at the end of the growing season to
the soil level


immunotherapy means that the
human body doesn’t make the
antibodies by themselves, but
they are consummated from
ou
tside.

For the production of antibodies

against Hepatitis B in tobacco,
first
the plant must have the
Hepatitis B surface antigen.
This is a protein that is present
on the surface of the virus.
Therefore, recombinant
hepatitis B surface antige
n
must be in
serted in the plant.
This can happen with the help
of a bacteria, in this case

Agrobacterium
tumefaciens

which is a natural carrier of the
Ti
-
plasmid. This means that Ti
-
plasmid is a vector. The
Hepatitis B surface antigen will
be inserted in the Ti
-
plasmid
and forms a recombinant
hepatitis B surface antigen.
Now, they put the antigen in the
tobacco plant.
The plant brings
the recombinant antigen at
expression so the plant will start
making a lot of antibodies,
which are abbreviated
anti
-
HBsAg
, to defense himself
against this recombinant
hepatitis B surface antigen.
After this process, the leaves of
the plan
t will be harvested and
the antibodies will be extracted
from the leaves. Then the
anti
-
HBsAg

will be cleaned and are
now ready to make of a
vaccine.

Just as the potato plant, the
vaccine is only tested in mice.

T
-
cells, or also called the T
lymphocytes, a
re belong to a
group of white blood cells which
play an important role in the
immune response. They were
obtained from mice primed with
the tobacco
-
derived
recombinant hepatitis B surface
antigenic peptide that
represents part of the
determinant of hepatit
is B
surface antigen. The mice were
administer tobacco smoke for 3
days, 18 weeks or 28 weeks.
Mice exposed to smoke for 3
days or 18 weeks produced a
reduction in the magnitude and
the duration of the primary
immune response. Mice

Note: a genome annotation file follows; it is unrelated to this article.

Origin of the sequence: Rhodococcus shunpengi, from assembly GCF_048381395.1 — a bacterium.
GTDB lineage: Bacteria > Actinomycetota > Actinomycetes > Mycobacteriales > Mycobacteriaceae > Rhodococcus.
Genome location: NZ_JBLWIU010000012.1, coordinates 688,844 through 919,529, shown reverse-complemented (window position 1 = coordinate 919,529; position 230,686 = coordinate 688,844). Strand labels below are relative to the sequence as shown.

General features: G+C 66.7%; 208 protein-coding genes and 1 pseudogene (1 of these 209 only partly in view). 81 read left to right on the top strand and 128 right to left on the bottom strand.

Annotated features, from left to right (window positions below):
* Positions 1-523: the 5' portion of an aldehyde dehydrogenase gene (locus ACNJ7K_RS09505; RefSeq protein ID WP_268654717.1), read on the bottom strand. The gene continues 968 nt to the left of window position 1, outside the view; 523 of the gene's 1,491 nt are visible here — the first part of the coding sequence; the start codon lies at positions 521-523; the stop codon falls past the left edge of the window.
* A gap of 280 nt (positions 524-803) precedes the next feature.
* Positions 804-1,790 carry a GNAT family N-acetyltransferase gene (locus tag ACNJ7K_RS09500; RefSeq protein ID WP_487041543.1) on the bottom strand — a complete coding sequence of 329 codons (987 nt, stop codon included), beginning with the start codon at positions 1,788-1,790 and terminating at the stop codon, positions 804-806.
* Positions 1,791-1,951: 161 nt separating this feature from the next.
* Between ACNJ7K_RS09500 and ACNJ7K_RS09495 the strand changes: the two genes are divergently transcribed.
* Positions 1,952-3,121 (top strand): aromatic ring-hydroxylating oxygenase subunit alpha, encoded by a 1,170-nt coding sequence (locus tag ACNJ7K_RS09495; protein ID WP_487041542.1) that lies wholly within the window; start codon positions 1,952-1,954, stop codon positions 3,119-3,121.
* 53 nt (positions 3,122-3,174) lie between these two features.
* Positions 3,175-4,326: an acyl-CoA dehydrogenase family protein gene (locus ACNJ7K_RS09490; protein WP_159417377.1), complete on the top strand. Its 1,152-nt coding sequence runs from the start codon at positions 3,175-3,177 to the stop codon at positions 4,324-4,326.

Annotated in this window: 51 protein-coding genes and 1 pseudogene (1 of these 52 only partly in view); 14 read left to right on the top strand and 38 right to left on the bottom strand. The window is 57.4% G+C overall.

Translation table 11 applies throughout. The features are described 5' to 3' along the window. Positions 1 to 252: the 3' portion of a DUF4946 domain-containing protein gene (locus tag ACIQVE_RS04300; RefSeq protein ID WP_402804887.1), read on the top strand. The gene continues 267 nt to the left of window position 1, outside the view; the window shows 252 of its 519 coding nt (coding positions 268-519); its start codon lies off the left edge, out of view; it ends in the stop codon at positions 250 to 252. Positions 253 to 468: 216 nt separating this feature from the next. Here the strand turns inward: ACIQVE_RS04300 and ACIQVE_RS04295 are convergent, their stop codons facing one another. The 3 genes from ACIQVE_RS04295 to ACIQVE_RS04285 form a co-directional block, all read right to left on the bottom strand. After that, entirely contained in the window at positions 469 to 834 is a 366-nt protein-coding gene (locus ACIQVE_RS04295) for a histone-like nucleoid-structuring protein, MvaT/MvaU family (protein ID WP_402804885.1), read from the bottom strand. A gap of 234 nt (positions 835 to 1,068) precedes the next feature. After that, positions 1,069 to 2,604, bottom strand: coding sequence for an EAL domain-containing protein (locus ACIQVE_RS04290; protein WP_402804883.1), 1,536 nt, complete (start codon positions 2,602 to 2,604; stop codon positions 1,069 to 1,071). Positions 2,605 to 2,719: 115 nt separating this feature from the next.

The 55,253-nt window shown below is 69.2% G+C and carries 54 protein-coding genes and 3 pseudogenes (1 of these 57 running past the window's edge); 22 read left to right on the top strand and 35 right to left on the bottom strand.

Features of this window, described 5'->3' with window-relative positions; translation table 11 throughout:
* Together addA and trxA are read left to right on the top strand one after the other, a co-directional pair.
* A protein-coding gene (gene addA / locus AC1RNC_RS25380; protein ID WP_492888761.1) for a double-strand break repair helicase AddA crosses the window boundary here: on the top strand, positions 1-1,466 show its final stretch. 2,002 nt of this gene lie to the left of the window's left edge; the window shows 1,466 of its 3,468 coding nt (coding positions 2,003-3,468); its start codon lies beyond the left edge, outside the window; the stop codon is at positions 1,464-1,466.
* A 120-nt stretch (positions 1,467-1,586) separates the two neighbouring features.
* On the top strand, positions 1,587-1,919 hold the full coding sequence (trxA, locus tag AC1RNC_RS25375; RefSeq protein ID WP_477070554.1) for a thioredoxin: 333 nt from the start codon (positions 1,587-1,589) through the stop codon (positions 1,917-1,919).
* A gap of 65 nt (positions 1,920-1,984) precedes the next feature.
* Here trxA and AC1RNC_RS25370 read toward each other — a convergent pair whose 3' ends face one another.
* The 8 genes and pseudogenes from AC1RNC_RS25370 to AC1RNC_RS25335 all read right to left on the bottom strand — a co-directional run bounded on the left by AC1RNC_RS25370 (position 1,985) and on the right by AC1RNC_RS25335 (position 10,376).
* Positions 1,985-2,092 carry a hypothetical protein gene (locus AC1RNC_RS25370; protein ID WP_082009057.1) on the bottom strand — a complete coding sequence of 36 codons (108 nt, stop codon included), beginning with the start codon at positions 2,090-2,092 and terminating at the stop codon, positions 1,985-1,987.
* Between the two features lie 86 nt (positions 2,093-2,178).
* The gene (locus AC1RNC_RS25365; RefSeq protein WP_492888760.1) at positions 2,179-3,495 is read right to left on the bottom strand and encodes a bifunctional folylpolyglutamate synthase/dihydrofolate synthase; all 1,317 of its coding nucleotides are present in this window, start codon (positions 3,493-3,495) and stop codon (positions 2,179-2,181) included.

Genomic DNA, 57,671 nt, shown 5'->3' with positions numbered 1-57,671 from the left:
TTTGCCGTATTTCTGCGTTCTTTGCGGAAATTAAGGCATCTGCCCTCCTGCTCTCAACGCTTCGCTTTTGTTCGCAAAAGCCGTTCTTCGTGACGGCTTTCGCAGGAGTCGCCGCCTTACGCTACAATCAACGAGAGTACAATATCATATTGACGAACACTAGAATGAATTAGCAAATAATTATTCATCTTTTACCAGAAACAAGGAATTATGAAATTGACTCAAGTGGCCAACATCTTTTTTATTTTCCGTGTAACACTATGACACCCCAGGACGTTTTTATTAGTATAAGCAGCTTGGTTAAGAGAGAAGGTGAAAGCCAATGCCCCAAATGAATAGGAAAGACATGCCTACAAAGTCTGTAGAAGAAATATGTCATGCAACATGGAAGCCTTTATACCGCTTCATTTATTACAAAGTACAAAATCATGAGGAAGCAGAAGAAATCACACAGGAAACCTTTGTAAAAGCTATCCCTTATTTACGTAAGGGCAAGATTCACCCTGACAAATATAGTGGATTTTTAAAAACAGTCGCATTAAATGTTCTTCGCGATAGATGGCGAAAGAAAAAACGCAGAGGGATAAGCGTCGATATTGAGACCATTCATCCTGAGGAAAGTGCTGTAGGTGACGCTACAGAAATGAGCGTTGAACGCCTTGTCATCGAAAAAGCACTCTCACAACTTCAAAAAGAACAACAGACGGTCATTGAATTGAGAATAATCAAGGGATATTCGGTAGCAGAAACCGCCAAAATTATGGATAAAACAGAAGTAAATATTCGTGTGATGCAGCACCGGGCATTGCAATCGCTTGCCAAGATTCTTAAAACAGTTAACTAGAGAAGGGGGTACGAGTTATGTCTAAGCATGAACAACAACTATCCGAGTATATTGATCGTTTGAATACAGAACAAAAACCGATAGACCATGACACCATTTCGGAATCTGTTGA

exposed to smoke for 28
weeks
have a better immune
response. The results prove
that tobacco smoke extracts
stimulated immune responses
to tobacco leaf antigens in
mice.

Because, the test on mice
was very successful (the mice
become immune for hepatitis
B), the next big step is te
sting
the vaccine on humans.

(Diederick 2010;G.B.Sunil
KumarT. et al. 2007;I.Smets
2010;M.Keulenmans 2008;Ross
I. 2008)

Potatoes and hepatitis
B

The potato or Solanum
tuberosum

is a starchy tuber
originally from South America.
It’s cultivated all over the world,
and more than thousand
varieties are known but only a
fraction of this number are
cultivated commercially. Most of
all, the potato is used as food,
but in these days ful
l of
techniques, the potato has a
new goal. They are used to
produce medicines.

(S.E.Smith 2010)


If you have the choice

between
a needle in your arm and a few
lunches of (raw) potato chips
containing a vaccine, which
would you prefer?

The oral immunogenicity (how
strong it provokes an immune
response) of hepatitis B
recombinant surface antigen
(HBsAg) produced in yeast is
compared to the hepatitis B
recombinant surface antigen in
transgenic potatoes (not
cooked or processed).